#AskElla: How effective is the morning after pill?
If your regular contraception fails and you find yourself seeking emergency contraception, the wait between taking it and your next period can be a little nerve-racking.
#AskElla is here to put your mind at ease by answering the big questions about the morning after pill and its effectiveness.
How effective is the morning after pill?
There are two types of emergency hormonal contraception (morning after pill) - ulipristal acetate and levonorgestrel.ellaOne contains ulipristal acetate and is the most effective morning after pill.*
Ulipristal acetate is recommended by the Faculty of Reproductive and Sexual Health as the most effective ingredient for emergency contraception. In a clinical trial it has been shown to be 2.5 times more effective than levonorgestrel when taken within 24 hours of unprotected sex.
No contraception is 100% effective, but of 100 women who take ellaOne, it is approximated that only 2 will become pregnant.
It’s important to note that that emergency hormonal contraception is not 100% effective. “This method of emergency contraception works by delaying ovulation, so if an egg has already been released close to the time of unprotected sex, then you could still get pregnant,” explains Deborah Evans*, pharmacist and sexual health expert.
Deborah’s advice, should you require emergency contraception, is to seek and take it as soon after unprotected sex as possible. Why? Because the morning after pill is more effective the earlier you take it.
It’s important to remember that all morning after pills are for emergency contraception use only and are not effective forms of regular contraception.
What can impact the effectiveness of the morning after pill?
The morning after pill is generally well tolerated, however, some women have been known to experience mild side effects, including nausea. “A small number of women may be sick after taking the morning after pill,” explains Deborah. “If this happens within three hours of taking it, then you may need to take another pill as it may be that not enough of the pill has been absorbed to work.”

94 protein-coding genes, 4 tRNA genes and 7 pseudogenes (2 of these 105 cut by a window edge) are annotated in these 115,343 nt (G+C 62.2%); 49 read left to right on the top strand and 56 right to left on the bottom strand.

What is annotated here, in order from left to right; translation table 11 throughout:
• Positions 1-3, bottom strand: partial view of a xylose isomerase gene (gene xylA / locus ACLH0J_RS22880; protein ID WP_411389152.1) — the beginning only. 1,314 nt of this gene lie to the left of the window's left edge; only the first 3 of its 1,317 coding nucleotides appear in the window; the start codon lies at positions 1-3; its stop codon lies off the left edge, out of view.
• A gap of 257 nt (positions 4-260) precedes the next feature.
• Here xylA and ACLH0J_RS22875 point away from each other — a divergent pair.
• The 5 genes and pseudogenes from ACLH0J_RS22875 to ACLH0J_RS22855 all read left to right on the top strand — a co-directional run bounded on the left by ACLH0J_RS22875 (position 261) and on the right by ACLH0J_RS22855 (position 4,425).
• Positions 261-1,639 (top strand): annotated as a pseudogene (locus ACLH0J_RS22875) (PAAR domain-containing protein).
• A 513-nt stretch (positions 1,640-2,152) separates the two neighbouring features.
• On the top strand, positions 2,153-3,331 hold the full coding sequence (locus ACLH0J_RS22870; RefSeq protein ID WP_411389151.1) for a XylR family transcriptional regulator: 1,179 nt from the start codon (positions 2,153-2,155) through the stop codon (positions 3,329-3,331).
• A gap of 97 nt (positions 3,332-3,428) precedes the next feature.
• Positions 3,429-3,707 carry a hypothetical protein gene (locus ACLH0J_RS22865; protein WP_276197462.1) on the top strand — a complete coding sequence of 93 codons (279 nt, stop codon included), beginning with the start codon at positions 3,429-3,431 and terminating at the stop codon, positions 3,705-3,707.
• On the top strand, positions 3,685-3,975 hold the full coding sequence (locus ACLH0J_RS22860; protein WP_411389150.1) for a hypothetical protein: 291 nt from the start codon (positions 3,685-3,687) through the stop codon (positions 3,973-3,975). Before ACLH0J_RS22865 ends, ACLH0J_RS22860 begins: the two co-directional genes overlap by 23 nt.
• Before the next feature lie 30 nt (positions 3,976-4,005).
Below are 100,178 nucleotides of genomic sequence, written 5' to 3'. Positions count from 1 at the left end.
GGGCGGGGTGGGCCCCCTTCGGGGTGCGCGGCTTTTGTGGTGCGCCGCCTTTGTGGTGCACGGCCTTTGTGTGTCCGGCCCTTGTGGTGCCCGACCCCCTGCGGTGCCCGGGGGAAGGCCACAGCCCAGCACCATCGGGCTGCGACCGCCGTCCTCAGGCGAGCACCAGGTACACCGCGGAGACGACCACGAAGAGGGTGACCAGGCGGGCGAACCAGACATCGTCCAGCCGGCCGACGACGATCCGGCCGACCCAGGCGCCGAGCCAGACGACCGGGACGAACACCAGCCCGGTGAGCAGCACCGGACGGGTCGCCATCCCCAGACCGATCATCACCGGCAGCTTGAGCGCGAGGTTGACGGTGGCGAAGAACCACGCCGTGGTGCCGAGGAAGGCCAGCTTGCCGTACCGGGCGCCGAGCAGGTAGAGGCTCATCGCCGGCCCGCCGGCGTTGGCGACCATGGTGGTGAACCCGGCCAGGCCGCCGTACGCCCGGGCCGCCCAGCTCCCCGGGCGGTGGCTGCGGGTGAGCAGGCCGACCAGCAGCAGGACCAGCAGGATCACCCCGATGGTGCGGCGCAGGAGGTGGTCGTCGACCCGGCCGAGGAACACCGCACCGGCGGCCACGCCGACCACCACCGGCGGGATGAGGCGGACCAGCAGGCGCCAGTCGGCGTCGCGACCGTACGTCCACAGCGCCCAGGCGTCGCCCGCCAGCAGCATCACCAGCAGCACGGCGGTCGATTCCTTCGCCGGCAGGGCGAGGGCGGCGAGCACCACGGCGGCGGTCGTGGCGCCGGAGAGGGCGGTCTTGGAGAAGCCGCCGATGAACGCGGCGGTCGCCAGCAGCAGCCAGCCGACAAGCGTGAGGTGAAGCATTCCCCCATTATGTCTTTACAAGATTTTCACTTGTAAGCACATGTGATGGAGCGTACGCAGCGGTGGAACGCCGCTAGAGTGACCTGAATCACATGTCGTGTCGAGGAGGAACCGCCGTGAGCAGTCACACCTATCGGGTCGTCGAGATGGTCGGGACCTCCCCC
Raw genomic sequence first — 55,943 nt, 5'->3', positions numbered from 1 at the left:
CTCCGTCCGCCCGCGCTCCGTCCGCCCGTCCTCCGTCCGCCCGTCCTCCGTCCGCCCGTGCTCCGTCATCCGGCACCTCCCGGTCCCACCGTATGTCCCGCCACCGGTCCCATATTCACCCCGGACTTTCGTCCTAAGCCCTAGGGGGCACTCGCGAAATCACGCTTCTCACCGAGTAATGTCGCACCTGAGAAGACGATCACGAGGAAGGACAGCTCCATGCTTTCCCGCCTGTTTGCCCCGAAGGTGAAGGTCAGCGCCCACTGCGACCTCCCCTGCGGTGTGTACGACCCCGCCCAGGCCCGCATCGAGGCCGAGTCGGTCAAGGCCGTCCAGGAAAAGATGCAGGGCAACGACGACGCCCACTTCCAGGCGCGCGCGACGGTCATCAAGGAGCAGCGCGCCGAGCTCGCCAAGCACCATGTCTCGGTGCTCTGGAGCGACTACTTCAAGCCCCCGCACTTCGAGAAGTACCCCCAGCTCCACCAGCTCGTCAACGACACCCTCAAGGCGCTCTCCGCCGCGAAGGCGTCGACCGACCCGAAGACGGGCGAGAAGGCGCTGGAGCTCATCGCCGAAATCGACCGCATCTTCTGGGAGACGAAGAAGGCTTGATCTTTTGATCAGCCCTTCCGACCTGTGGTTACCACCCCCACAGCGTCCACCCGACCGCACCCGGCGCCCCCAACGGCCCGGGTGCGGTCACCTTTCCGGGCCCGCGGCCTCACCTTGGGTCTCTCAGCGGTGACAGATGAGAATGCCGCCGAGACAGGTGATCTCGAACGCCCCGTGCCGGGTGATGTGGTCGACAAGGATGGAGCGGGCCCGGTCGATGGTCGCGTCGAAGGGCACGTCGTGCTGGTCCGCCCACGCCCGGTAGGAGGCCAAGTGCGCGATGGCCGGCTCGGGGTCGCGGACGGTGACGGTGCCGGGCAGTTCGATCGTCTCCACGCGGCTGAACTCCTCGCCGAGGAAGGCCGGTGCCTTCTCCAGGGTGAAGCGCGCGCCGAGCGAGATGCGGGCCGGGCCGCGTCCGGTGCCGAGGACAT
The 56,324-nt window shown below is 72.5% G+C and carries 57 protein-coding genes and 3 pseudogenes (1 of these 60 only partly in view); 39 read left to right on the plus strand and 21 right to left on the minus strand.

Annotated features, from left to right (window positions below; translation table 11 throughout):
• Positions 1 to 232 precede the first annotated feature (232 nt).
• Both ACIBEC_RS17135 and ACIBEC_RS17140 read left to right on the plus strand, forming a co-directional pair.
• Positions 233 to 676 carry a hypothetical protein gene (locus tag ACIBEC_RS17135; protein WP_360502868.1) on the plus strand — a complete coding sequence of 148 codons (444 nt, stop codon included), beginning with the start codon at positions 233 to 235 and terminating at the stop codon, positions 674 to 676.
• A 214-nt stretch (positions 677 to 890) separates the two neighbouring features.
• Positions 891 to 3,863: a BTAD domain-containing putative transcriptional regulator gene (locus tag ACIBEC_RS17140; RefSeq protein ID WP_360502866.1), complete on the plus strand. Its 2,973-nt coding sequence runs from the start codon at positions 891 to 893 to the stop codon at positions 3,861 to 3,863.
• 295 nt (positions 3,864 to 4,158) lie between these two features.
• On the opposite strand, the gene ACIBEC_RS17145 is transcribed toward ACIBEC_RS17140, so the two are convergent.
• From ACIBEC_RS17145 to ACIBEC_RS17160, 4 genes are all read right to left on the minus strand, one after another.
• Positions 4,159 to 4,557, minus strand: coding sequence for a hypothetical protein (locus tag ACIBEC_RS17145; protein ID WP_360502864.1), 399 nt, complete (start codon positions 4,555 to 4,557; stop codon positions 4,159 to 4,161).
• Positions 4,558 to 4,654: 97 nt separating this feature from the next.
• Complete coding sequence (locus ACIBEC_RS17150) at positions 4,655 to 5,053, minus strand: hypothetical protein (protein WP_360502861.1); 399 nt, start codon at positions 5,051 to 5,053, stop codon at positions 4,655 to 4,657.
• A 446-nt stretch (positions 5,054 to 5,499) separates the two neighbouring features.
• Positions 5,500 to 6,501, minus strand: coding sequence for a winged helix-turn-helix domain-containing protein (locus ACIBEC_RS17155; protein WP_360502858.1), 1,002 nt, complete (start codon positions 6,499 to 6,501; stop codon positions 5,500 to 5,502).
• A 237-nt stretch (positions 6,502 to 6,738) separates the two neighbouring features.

Some medications can impact the effectiveness of the morning after pill so it’s vitally important that you give the details of any you’re taking during the consultation process, whether in person with a pharmacist, while filling out a consultation card or when ordering online via ellaOne direct. “If you have any concerns about your choices and what you should do,” says Deborah, “then your pharmacist or other healthcare professional can advise you on which option of emergency contraception will be best for you.”
There is some evidence to suggest that emergency contraception may be less effective if you have a higher BMI. Deborah notes that “the effectiveness of the morning after pill, could possibly be reduced if you have a BMI above 25, or weigh more than 70kg,” but there is still a lot of debate over these findings.⁴ ellaOne is still recommended for all women regardless of their BMI⁵ but if you are unsure you should speak to your pharmacist or a healthcare professional for more information.
After having unprotected sex or a contraceptive failure, ellaOne can prevent pregnancy by delaying ovulation. However, this only applies to that specific incident of unprotected sex. The morning after pill is not effective at preventing pregnancy in any subsequent instances of unprotected sex. Unless you are trying to get pregnant you should not have unprotected sex again after taking the morning after pill. You should always use some form of regular contraception, such as condoms, to continue to protect yourself and prevent pregnancy.
Don’t Risk It
While there’s no such thing as 100% effective contraception, that doesn’t mean it’s ever worth ‘risking it’. Remember, one millilitre of semen can contain anywhere between 15 million and 200 million sperm ...and it only takes one to get pregnant.
If you aren’t planning a pregnancy, you should always use a some form of regular contraception. If things don’t go as planned, ellaOne is the most effective morning after pill,* available over the counter without a prescription or order online here.
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Want to know more about sexual health and contraception? Send us your questions using the hashtag #AskElla and we’ll answer them. Looking for more answers to your questions? Check out our other #AskElla content here
If you have taken emergency contraception and want to share your story, you can submit it below or by using the hashtag #MyMorningAfter on social.
*For verification visit ellaone.co.uk/verify/
*Disclaimer: Healthcare professionals included in this article do not endorse any medicinal brands or products.